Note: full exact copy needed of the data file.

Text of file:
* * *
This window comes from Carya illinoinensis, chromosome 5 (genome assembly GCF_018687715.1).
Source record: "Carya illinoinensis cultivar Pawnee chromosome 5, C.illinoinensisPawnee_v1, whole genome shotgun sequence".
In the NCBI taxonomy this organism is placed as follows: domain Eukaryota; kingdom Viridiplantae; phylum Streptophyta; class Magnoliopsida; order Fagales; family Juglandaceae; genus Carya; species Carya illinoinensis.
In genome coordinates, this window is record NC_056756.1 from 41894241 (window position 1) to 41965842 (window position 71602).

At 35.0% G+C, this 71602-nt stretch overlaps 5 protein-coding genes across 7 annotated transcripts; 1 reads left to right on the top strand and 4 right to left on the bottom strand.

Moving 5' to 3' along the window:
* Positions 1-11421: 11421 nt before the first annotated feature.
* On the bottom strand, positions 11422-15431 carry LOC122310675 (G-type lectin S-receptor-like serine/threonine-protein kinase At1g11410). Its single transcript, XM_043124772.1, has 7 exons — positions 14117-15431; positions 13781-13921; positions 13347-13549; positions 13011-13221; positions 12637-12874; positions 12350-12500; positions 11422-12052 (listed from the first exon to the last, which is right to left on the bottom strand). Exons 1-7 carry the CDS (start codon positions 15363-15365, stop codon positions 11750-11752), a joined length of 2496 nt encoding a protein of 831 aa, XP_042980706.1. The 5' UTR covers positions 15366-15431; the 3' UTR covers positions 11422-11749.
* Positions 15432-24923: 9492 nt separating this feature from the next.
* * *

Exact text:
This window comes from Carya illinoinensis, chromosome 5 (genome assembly GCF_018687715.1).
Source record: "Carya illinoinensis cultivar Pawnee chromosome 5, C.illinoinensisPawnee_v1, whole genome shotgun sequence".
In the NCBI taxonomy this organism is placed as follows: domain Eukaryota; kingdom Viridiplantae; phylum Streptophyta; class Magnoliopsida; order Fagales; family Juglandaceae; genus Carya; species Carya illinoinensis.
In genome coordinates, this window is record NC_056756.1 from 41894241 (window position 1) to 41965842 (window position 71602).

At 35.0% G+C, this 71602-nt stretch overlaps 5 protein-coding genes across 7 annotated transcripts; 1 reads left to right on the top strand and 4 right to left on the bottom strand.

Moving 5' to 3' along the window:
* Positions 1-11421: 11421 nt before the first annotated feature.
* On the bottom strand, positions 11422-15431 carry LOC122310675 (G-type lectin S-receptor-like serine/threonine-protein kinase At1g11410). Its single transcript, XM_043124772.1, has 7 exons — positions 14117-15431; positions 13781-13921; positions 13347-13549; positions 13011-13221; positions 12637-12874; positions 12350-12500; positions 11422-12052 (listed from the first exon to the last, which is right to left on the bottom strand). Exons 1-7 carry the CDS (start codon positions 15363-15365, stop codon positions 11750-11752), a joined length of 2496 nt encoding a protein of 831 aa, XP_042980706.1. The 5' UTR covers positions 15366-15431; the 3' UTR covers positions 11422-11749.
* Positions 15432-24923: 9492 nt separating this feature from the next.